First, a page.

Ethnodoxology, the study of music and culture, has a concept called “heart language.” It is when people experience particular intimacy while singing in languages and styles rooted in their culture. I believe we also have “heart scriptures,” passages that speak powerfully not only to an individual person but to individual communities. For Latinos, themes of exile, of being foreigners and aliens, ring loudest. In a series on the book of Ruth, I described Naomi and Ruth in their historical context. “Can you imagine,” I asked, “being a vulnerable woman, not knowing the language, trying to glean leftovers from the harvest field, wondering if you’ll be safe and accepted?” Many women in church were crying, because they have experienced that as immigrants and women of color in a dominant culture. I connected their “heart scripture” to a current global issue by explaining that refugee women today still face these same fears. We used Refugee Sunday resources from World Renew in that service. We also asked two Syrian Christians with whom we had relationships to lead us in prayer.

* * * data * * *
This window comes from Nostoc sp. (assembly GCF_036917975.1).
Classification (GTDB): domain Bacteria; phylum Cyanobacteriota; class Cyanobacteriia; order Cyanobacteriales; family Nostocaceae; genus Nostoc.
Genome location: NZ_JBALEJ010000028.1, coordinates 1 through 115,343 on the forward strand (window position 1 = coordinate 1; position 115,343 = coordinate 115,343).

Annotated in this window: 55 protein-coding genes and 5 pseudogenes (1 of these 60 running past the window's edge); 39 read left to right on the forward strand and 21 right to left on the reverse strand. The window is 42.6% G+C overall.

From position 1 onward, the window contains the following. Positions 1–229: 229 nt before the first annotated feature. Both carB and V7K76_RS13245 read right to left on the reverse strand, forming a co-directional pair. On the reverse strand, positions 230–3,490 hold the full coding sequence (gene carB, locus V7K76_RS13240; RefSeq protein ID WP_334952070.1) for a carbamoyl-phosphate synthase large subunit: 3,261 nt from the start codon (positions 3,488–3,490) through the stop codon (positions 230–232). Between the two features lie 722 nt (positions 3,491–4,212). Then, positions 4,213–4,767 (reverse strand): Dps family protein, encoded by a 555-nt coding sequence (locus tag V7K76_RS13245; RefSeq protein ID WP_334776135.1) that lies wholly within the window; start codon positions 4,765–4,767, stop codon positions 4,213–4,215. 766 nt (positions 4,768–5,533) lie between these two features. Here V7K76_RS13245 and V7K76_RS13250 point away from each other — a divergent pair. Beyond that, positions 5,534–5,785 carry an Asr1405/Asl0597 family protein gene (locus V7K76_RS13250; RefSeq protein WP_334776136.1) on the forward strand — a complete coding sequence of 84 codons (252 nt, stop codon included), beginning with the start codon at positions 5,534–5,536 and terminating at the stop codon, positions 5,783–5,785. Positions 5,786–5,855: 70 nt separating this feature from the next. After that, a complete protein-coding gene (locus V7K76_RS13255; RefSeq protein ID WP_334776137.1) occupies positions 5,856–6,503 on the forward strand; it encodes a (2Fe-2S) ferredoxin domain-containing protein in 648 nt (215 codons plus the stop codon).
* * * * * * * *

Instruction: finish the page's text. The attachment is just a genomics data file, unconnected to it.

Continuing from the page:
How does culture influence the way you apply Scripture to current life?

For a series on the cost of following Jesus, I chose the story of the would-be disciple who asked Jesus to wait until he’d buried his father. Jesus replied, “Follow me, and let the dead bury their own dead.” That is a very hard and confusing thing for Latino or Asian Christians to hear, given the importance we place on family obligation and honoring and respecting parents and their lives and legacies. One congregant told me he thought the text meant that the earth is all going to burn up anyway, so don’t worry about earthly things like funerals. Focus on the eternal instead.

I explained that, in Jesus’ context, the elder son was responsible to make sure his father was buried well. The burial process took a whole year. Jesus was saying, “I can’t wait. Forget the reason you exist in your family. I have to be first.” In following Jesus, the man would be risking disgrace and dishonor to himself, his family and his neighbors. That’s a difficult choice in shame-based and honor-based cultures. I explained that Jesus wasn’t asking his followers to disrespect their parents. He was saying that in order to love your family well, you have to love Jesus Christ more.